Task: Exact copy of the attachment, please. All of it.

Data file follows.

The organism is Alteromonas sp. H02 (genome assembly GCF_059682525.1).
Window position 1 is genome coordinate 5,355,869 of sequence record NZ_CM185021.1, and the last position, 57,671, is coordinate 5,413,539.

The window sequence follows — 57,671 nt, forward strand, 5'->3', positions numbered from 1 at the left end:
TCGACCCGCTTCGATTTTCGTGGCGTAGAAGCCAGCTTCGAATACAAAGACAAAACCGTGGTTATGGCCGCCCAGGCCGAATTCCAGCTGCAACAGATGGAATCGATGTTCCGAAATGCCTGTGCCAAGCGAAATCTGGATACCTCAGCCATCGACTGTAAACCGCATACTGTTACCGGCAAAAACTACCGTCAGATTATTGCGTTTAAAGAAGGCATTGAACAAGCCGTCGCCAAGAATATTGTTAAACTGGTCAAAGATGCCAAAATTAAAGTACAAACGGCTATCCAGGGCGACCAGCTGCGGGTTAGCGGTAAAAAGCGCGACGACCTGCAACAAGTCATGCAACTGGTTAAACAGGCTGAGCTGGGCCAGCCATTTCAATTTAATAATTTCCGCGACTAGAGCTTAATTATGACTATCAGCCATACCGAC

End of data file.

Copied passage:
The organism is Alteromonas sp. H02 (genome assembly GCF_059682525.1).
Window position 1 is genome coordinate 5,355,869 of sequence record NZ_CM185021.1, and the last position, 57,671, is coordinate 5,413,539.

The window sequence follows — 57,671 nt, forward strand, 5'->3', positions numbered from 1 at the left end:
TCGACCCGCTTCGATTTTCGTGGCGTAGAAGCCAGCTTCGAATACAAAGACAAAACCGTGGTTATGGCCGCCCAGGCCGAATTCCAGCTGCAACAGATGGAATCGATGTTCCGAAATGCCTGTGCCAAGCGAAATCTGGATACCTCAGCCATCGACTGTAAACCGCATACTGTTACCGGCAAAAACTACCGTCAGATTATTGCGTTTAAAGAAGGCATTGAACAAGCCGTCGCCAAGAATATTGTTAAACTGGTCAAAGATGCCAAAATTAAAGTACAAACGGCTATCCAGGGCGACCAGCTGCGGGTTAGCGGTAAAAAGCGCGACGACCTGCAACAAGTCATGCAACTGGTTAAACAGGCTGAGCTGGGCCAGCCATTTCAATTTAATAATTTCCGCGACTAGAGCTTAATTATGACTATCAGCCATACCGAC